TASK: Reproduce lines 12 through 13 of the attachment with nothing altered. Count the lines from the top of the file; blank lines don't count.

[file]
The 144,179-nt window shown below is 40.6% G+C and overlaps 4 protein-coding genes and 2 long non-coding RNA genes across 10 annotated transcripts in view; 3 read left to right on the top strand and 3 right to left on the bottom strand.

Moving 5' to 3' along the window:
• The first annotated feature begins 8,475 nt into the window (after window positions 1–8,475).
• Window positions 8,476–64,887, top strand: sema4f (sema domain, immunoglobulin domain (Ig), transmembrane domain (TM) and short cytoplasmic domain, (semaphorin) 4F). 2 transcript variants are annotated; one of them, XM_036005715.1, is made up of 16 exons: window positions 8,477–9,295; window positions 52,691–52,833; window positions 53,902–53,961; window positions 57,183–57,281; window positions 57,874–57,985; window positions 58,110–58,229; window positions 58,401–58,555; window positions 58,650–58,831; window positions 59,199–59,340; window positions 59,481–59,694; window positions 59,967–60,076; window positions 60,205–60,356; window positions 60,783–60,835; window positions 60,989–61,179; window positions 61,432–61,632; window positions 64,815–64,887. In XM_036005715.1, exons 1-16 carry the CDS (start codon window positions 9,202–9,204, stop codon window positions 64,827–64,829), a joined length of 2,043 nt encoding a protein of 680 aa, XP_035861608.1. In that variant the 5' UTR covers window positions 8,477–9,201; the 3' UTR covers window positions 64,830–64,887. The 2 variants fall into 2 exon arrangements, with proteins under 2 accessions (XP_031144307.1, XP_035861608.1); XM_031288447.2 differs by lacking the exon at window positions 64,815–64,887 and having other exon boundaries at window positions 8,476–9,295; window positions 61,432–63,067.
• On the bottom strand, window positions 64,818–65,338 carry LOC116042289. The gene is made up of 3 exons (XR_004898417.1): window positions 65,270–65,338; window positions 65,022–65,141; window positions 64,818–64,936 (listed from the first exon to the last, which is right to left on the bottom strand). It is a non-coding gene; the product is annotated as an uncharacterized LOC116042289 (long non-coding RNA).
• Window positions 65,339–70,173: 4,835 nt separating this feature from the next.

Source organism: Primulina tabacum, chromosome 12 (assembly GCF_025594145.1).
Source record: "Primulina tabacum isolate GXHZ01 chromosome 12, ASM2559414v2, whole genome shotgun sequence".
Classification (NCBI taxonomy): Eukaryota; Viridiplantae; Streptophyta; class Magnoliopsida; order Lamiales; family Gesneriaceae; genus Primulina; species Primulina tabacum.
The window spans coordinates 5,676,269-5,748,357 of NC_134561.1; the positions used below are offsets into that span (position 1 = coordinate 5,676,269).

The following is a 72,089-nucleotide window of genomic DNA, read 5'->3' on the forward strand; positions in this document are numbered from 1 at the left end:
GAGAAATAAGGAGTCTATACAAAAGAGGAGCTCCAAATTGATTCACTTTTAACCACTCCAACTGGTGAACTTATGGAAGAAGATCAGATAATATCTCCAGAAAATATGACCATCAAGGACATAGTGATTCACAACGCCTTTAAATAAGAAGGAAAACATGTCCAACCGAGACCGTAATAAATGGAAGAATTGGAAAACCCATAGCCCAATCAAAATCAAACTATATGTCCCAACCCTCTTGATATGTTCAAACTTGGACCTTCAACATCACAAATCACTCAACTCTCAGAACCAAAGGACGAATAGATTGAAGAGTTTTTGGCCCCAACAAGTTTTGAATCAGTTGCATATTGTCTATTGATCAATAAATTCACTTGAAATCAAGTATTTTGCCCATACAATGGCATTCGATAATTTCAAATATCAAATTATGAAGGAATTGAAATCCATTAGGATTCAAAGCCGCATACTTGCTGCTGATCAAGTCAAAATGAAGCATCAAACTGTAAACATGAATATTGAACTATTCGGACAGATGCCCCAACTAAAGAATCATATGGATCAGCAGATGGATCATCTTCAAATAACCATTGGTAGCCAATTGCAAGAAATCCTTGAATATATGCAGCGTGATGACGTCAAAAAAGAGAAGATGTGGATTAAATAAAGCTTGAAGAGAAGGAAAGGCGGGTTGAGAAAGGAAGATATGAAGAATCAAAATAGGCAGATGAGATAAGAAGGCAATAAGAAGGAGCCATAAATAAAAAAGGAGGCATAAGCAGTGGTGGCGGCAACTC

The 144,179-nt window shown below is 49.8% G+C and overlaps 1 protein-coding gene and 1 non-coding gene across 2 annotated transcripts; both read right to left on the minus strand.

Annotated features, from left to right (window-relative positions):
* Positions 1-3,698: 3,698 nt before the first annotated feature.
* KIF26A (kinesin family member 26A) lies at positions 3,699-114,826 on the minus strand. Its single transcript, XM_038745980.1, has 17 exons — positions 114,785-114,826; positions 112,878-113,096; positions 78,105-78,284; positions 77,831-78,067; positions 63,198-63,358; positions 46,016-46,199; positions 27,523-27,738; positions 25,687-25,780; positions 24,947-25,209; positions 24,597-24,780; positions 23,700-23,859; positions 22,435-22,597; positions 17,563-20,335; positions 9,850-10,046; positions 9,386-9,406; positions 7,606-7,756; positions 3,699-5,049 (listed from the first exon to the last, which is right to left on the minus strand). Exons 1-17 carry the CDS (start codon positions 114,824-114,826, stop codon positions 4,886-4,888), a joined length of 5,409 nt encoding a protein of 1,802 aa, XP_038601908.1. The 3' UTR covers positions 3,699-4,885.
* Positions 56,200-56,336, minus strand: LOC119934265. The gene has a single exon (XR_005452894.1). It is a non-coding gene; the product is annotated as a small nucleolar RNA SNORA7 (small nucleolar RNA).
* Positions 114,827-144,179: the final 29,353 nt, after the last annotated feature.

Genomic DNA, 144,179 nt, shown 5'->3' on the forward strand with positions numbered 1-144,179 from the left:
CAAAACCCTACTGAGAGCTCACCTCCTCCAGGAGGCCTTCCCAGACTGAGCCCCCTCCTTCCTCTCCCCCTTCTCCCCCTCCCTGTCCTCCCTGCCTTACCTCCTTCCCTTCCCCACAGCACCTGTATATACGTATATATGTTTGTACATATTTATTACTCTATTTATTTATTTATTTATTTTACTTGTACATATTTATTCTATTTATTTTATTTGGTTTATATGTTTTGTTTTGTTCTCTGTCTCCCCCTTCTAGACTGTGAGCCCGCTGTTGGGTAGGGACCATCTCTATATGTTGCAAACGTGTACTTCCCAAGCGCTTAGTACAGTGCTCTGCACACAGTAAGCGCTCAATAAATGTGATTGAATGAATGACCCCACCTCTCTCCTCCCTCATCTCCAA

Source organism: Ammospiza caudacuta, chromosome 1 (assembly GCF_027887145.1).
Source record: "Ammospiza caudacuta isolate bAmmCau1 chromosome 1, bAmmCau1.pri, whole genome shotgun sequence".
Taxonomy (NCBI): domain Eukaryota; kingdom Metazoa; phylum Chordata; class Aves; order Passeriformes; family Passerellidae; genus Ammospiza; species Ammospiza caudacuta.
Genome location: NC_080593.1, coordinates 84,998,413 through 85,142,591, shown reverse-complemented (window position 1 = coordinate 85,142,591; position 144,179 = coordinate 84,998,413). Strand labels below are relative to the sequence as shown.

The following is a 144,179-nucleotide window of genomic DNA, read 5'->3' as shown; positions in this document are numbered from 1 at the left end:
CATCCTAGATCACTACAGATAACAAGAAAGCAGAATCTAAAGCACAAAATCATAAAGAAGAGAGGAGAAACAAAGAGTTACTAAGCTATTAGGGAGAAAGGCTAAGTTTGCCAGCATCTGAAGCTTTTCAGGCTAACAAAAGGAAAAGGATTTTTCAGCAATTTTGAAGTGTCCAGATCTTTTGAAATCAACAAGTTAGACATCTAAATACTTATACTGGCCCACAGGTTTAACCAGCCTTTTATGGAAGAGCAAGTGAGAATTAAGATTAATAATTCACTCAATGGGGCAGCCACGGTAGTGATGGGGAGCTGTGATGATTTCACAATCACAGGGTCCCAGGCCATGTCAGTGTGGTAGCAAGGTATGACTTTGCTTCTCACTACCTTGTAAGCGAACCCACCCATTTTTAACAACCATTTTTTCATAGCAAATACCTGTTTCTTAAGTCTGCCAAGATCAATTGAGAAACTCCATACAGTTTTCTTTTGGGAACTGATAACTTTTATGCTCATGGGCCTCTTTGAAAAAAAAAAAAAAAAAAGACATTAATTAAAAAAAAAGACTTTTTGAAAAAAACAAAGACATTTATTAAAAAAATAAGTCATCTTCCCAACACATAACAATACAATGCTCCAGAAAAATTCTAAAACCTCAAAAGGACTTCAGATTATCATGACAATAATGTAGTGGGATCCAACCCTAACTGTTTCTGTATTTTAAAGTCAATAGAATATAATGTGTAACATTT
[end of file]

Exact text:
GAGAAATAAGGAGTCTATACAAAAGAGGAGCTCCAAATTGATTCACTTTTAACCACTCCAACTGGTGAACTTATGGAAGAAGATCAGATAATATCTCCAGAAAATATGACCATCAAGGACATAGTGATTCACAACGCCTTTAAATAAGAAGGAAAACATGTCCAACCGAGACCGTAATAAATGGAAGAATTGGAAAACCCATAGCCCAATCAAAATCAAACTATATGTCCCAACCCTCTTGATATGTTCAAACTTGGACCTTCAACATCACAAATCACTCAACTCTCAGAACCAAAGGACGAATAGATTGAAGAGTTTTTGGCCCCAACAAGTTTTGAATCAGTTGCATATTGTCTATTGATCAATAAATTCACTTGAAATCAAGTATTTTGCCCATACAATGGCATTCGATAATTTCAAATATCAAATTATGAAGGAATTGAAATCCATTAGGATTCAAAGCCGCATACTTGCTGCTGATCAAGTCAAAATGAAGCATCAAACTGTAAACATGAATATTGAACTATTCGGACAGATGCCCCAACTAAAGAATCATATGGATCAGCAGATGGATCATCTTCAAATAACCATTGGTAGCCAATTGCAAGAAATCCTTGAATATATGCAGCGTGATGACGTCAAAAAAGAGAAGATGTGGATTAAATAAAGCTTGAAGAGAAGGAAAGGCGGGTTGAGAAAGGAAGATATGAAGAATCAAAATAGGCAGATGAGATAAGAAGGCAATAAGAAGGAGCCATAAATAAAAAAGGAGGCATAAGCAGTGGTGGCGGCAACTC

The 144,179-nt window shown below is 49.8% G+C and overlaps 1 protein-coding gene and 1 non-coding gene across 2 annotated transcripts; both read right to left on the minus strand.